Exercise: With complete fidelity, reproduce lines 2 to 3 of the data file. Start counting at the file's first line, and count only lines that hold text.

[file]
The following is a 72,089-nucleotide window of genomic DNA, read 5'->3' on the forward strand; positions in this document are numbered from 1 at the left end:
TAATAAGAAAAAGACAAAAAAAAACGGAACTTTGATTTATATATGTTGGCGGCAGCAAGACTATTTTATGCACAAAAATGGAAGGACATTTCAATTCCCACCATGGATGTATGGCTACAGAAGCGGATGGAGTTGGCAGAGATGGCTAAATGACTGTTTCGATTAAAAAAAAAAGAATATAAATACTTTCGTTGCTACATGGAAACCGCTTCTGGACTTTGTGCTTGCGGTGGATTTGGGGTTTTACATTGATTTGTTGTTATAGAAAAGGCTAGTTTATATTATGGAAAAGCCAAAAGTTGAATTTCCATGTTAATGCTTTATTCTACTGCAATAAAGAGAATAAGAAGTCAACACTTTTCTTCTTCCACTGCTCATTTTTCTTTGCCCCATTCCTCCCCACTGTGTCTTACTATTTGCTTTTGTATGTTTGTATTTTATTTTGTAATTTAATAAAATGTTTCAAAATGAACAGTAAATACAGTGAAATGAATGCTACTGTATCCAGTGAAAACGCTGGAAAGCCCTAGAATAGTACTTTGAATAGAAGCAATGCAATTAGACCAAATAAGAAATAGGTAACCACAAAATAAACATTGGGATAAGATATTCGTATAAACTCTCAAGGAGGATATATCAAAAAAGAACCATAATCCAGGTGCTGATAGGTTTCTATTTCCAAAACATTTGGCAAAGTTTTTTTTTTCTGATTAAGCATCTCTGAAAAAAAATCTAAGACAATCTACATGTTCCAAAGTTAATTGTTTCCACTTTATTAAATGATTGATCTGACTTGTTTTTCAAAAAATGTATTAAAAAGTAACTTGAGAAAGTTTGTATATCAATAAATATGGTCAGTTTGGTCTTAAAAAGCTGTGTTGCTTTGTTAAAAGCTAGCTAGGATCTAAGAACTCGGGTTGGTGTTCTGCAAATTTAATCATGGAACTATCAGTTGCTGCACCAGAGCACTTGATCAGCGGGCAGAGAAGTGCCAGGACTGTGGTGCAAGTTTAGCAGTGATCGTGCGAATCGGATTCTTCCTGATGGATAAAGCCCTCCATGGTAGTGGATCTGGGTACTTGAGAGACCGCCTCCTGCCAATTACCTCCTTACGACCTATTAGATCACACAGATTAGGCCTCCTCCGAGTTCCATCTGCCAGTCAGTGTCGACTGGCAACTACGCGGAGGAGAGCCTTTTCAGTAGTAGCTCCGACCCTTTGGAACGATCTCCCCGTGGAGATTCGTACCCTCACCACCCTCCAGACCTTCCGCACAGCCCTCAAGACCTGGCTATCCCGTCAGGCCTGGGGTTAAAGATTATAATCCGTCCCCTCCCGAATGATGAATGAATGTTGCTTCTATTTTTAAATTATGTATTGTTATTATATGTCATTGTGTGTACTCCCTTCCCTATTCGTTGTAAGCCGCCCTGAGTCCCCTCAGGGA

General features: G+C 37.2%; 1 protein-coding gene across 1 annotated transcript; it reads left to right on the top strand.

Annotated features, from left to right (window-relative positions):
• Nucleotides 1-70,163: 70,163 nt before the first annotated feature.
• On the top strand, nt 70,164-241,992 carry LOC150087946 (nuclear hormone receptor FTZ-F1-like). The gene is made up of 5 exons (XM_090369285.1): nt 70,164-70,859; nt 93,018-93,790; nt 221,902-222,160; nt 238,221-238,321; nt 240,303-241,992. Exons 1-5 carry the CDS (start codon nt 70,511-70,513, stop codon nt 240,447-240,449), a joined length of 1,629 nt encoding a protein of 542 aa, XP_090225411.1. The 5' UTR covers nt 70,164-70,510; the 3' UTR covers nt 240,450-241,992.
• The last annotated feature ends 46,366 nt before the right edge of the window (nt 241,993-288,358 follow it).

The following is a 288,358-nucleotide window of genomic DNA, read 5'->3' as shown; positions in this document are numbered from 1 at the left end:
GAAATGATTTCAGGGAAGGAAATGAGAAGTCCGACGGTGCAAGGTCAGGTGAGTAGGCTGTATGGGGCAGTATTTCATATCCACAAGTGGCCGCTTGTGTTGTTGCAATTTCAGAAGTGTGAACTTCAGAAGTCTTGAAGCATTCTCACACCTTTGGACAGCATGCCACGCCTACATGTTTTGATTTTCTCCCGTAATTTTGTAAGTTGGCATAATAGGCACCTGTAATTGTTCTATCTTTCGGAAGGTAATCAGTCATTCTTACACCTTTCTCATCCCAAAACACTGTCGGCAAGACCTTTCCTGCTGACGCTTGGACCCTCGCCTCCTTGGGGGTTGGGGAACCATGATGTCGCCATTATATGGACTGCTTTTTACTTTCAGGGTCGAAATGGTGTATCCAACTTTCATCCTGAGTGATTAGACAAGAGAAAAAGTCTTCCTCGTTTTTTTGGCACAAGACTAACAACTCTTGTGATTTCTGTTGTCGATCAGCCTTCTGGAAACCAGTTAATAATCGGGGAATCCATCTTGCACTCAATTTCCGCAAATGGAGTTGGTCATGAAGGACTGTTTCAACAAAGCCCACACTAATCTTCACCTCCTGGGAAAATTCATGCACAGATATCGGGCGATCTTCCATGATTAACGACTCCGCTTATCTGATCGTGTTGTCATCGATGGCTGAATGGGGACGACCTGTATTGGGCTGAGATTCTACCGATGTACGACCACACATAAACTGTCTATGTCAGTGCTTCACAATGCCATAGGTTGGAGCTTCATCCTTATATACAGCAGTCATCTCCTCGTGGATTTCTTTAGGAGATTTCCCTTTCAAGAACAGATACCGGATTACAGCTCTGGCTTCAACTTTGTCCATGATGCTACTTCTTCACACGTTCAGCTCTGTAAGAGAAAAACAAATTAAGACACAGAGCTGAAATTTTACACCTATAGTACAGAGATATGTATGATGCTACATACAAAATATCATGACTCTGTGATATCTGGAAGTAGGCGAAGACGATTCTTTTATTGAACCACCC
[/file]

TAATAAGAAAAAGACAAAAAAAAACGGAACTTTGATTTATATATGTTGGCGGCAGCAAGACTATTTTATGCACAAAAATGGAAGGACATTTCAATTCCCACCATGGATGTATGGCTACAGAAGCGGATGGAGTTGGCAGAGATGGCTAAATGACTGTTTCGATTAAAAAAAAAAGAATATAAATACTTTCGTTGCTACATGGAAACCGCTTCTGGACTTTGTGCTTGCGGTGGATTTGGGGTTTTACATTGATTTGTTGTTATAGAAAAGGCTAGTTTATATTATGGAAAAGCCAAAAGTTGAATTTCCATGTTAATGCTTTATTCTACTGCAATAAAGAGAATAAGAAGTCAACACTTTTCTTCTTCCACTGCTCATTTTTCTTTGCCCCATTCCTCCCCACTGTGTCTTACTATTTGCTTTTGTATGTTTGTATTTTATTTTGTAATTTAATAAAATGTTTCAAAATGAACAGTAAATACAGTGAAATGAATGCTACTGTATCCAGTGAAAACGCTGGAAAGCCCTAGAATAGTACTTTGAATAGAAGCAATGCAATTAGACCAAATAAGAAATAGGTAACCACAAAATAAACATTGGGATAAGATATTCGTATAAACTCTCAAGGAGGATATATCAAAAAAGAACCATAATCCAGGTGCTGATAGGTTTCTATTTCCAAAACATTTGGCAAAGTTTTTTTTTTCTGATTAAGCATCTCTGAAAAAAAATCTAAGACAATCTACATGTTCCAAAGTTAATTGTTTCCACTTTATTAAATGATTGATCTGACTTGTTTTTCAAAAAATGTATTAAAAAGTAACTTGAGAAAGTTTGTATATCAATAAATATGGTCAGTTTGGTCTTAAAAAGCTGTGTTGCTTTGTTAAAAGCTAGCTAGGATCTAAGAACTCGGGTTGGTGTTCTGCAAATTTAATCATGGAACTATCAGTTGCTGCACCAGAGCACTTGATCAGCGGGCAGAGAAGTGCCAGGACTGTGGTGCAAGTTTAGCAGTGATCGTGCGAATCGGATTCTTCCTGATGGATAAAGCCCTCCATGGTAGTGGATCTGGGTACTTGAGAGACCGCCTCCTGCCAATTACCTCCTTACGACCTATTAGATCACACAGATTAGGCCTCCTCCGAGTTCCATCTGCCAGTCAGTGTCGACTGGCAACTACGCGGAGGAGAGCCTTTTCAGTAGTAGCTCCGACCCTTTGGAACGATCTCCCCGTGGAGATTCGTACCCTCACCACCCTCCAGACCTTCCGCACAGCCCTCAAGACCTGGCTATCCCGTCAGGCCTGGGGTTAAAGATTATAATCCGTCCCCTCCCGAATGATGAATGAATGTTGCTTCTATTTTTAAATTATGTATTGTTATTATATGTCATTGTGTGTACTCCCTTCCCTATTCGTTGTAAGCCGCCCTGAGTCCCCTCAGGGA

General features: G+C 37.2%; 1 protein-coding gene across 1 annotated transcript; it reads left to right on the top strand.